# Why a body can not be accelerated to speed of light in vacuum? [duplicate]

Well i know that it needs infinite energy..but the term infinite is itself not physical so i am not satisfied with this answer ...but what would happen if we provide a constant acceleration to an object for hundreds of year ...isn't its velocity will go on increasing with time ?? some told me as velocity increases ...so time dilation occurs and time slows down ...so acceleration will not work ...but i didn't get it ..its all messed up ...please help ..

Can i get an answer only in term of forces and time i mean without using infinite energy concept ...i hope you will get what i wanna ask about

• This really just requires an understanding of asymptotes – mmainville Sep 2 '17 at 20:29
• – stafusa Sep 2 '17 at 20:40
• This may sound a bit unconventional, but you first need to understand what the rest mass is. "Rest" is the key here. In other words, the rest mass is a localized energy, the energy that does not fly away with the speed of light. So its nature of being localized, as in not flying away with the speed of light, is incompatible with it flying with the speed of light. If you remove the energy localization, e.g. annihilate an alectron and positron and produce two photons instead, then your energy flies away with the speed of light, but in two opposite directions. – safesphere Sep 2 '17 at 22:13
• An excellent answer see physics.stackexchange.com/a/234929/46708 – HolgerFiedler Sep 6 '17 at 6:53

You have the answer in your own question. You only have to get rid of classical prejudices and understand that time is not universal anymore. Different observers do measure different time rates. If your velocity is higher, your time runs slower. For usual velocities this is never noted, but if you travel at really high $v$'s (e.g. 10% of c) you will start noting that. If you try to reach $c$, our time just freezes, so there's no next instant in which your velocity has increased over $c$.

• Thanks for your answwer it helped alot ... however Stafusa's answer was also quite satisfying but yours is pure practical – Abhay Sep 3 '17 at 7:07

Well the kinetic energy of an object can be written as $$E=(\gamma-1)m_0c^2$$where $\gamma$ is the realativistic factor $$\gamma=\frac{1}{\sqrt{1-\frac{v^2}{c^2}}}$$ $m_0$ is the rest mass and $c$ is the speed of light. From this you can see that $$\lim_{v\to c}\gamma=\infty$$ This means that the energy tends towards infinity as you get faster. Obviously we have no concept of infinite energy - and neither do we have to, as you can't reach the energy required to get to $c$.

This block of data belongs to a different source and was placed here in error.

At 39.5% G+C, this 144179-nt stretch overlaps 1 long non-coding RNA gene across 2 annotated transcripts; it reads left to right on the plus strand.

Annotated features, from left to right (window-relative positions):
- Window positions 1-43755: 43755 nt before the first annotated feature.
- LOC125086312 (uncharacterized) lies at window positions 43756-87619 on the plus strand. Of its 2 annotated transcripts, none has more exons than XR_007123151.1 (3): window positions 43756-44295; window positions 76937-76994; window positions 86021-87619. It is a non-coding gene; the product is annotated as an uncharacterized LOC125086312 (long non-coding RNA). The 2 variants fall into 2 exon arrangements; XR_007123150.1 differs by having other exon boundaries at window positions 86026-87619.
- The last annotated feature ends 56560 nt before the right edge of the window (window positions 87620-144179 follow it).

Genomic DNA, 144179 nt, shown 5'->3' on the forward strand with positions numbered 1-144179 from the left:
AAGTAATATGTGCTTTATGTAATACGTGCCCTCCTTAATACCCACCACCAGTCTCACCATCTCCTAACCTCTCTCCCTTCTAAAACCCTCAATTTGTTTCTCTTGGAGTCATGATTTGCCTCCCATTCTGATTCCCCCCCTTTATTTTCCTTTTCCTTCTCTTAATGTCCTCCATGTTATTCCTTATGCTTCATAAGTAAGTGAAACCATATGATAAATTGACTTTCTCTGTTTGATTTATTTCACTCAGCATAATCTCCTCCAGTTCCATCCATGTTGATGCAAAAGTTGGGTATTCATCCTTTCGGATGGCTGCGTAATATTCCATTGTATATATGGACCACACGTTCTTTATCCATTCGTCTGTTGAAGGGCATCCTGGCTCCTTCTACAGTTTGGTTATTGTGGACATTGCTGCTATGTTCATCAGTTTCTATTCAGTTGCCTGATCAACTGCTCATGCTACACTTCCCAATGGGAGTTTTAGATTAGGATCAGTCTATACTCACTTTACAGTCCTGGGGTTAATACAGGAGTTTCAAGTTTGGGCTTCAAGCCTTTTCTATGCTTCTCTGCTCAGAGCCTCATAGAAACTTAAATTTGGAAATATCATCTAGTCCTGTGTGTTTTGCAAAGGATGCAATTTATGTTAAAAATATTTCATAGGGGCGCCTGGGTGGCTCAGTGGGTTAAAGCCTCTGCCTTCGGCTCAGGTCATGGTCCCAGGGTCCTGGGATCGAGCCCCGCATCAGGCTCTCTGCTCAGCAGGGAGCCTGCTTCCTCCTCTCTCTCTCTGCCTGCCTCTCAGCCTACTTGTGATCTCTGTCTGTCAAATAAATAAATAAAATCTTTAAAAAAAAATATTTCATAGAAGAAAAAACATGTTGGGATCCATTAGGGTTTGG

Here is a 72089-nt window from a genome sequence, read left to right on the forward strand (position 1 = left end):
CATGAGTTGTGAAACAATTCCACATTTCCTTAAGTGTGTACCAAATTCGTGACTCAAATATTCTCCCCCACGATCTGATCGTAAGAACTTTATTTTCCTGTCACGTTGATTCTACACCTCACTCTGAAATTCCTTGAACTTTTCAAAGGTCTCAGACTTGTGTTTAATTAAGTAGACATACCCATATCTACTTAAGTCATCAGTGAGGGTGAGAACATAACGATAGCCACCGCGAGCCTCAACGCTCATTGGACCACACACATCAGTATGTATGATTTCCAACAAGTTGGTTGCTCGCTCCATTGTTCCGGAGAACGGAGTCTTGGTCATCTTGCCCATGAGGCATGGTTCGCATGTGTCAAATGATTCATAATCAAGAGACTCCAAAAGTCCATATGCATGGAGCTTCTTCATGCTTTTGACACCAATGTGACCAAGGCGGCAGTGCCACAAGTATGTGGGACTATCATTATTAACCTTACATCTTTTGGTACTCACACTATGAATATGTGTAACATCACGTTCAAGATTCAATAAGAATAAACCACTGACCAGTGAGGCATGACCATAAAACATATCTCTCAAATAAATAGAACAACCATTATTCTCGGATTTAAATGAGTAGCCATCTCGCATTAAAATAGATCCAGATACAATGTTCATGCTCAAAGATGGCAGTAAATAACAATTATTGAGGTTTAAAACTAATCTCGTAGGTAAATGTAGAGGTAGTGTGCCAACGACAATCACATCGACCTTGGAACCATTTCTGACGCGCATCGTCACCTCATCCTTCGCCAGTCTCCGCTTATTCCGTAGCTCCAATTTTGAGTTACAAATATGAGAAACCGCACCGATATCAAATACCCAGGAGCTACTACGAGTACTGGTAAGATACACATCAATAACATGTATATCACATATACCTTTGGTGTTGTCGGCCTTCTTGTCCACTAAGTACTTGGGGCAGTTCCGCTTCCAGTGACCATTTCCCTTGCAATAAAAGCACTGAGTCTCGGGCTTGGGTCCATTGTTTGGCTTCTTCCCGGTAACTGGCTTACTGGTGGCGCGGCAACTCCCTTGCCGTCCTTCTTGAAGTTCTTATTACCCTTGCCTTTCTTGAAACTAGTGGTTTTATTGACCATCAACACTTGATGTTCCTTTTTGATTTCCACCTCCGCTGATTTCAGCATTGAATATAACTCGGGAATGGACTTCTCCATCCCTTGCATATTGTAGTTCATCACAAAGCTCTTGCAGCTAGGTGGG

Hope this helps :)

if we provide a constant acceleration [...] answer only in term of forces

The problem is this "if": it can't be realized, you can't keep the acceleration constant.

You can keep the force constant, perhaps, but what you are going to observe then is that, even though the force is constant, the acceleration starts decreasing noticeably as you get close to light speed, tending to zero as the speed tends to $c$. So you never reach it.

The explanation of why that happens could be given in the lines of:

The (relativistic) mass $m$ of an object of (rest) mass $m_0$ (at $v=0$) grows with the speed $v$ according to $m = m_0/\sqrt{1-v^2/c^2}$, which clearly diverges for $v\to c$.

Notice, though, that that would be probably misleading, as it's nowadays pretty much agreed on, that "In reality, the increase of energy with velocity originates not in the object but in the geometric properties of spacetime itself." Nonetheless, it gives still probably a helpful intuition if someone wants to reason in terms of forces.

By acceleration, I assume you mean the 3-acceleration, the one that was learnt before relativity.

If the 3-acceleration is constant, the 3-velocity increases linearly, and the mass $m=m_0/\sqrt{1-v^2/c^2}$ increases, too. So the 3-force $F=ma$ is increasing linearly with the mass. So as you can see, as 3-velocity approaches $c$, the mass $m$ approaches infinity, so does the 3-force.

I hope this answers your question. It is difficult not to use the concept of "infinity".

The answer is as trivial as it could only be. To accelerate a body to a velocity greater the velocity of light $c$ you need a body or at least a system which is faster interacting with your body as $c$. As long as an interaction faster $c$ is not observed you won't have the "leverage" to accelerate something behind $c$.

• This is not how acceleration works. Mind explaining a bit further? – Javier Sep 2 '17 at 20:45
• Wrong answer. The speed of light is not a technical limitation, but the limitation of the hyperbolic geometry of spacetime. I this geometry, speeds faster than light simply do not exist topologically. – safesphere Sep 2 '17 at 21:38
• Note that a rocket with a mass ratio larger than $e$ can exceed the exhaust speed of it's own exhaust, providing an explicit counter example to the principle suggested here. – dmckee Sep 3 '17 at 4:05
• @safesphere Did you say that the speed of light is a theoretical construct and not derived from observation? – HolgerFiedler Sep 3 '17 at 15:41
• @dmckee Please share your knowledge or give a source how a rocket get a velocity greater the velocity of the exhaust. – HolgerFiedler Sep 3 '17 at 15:43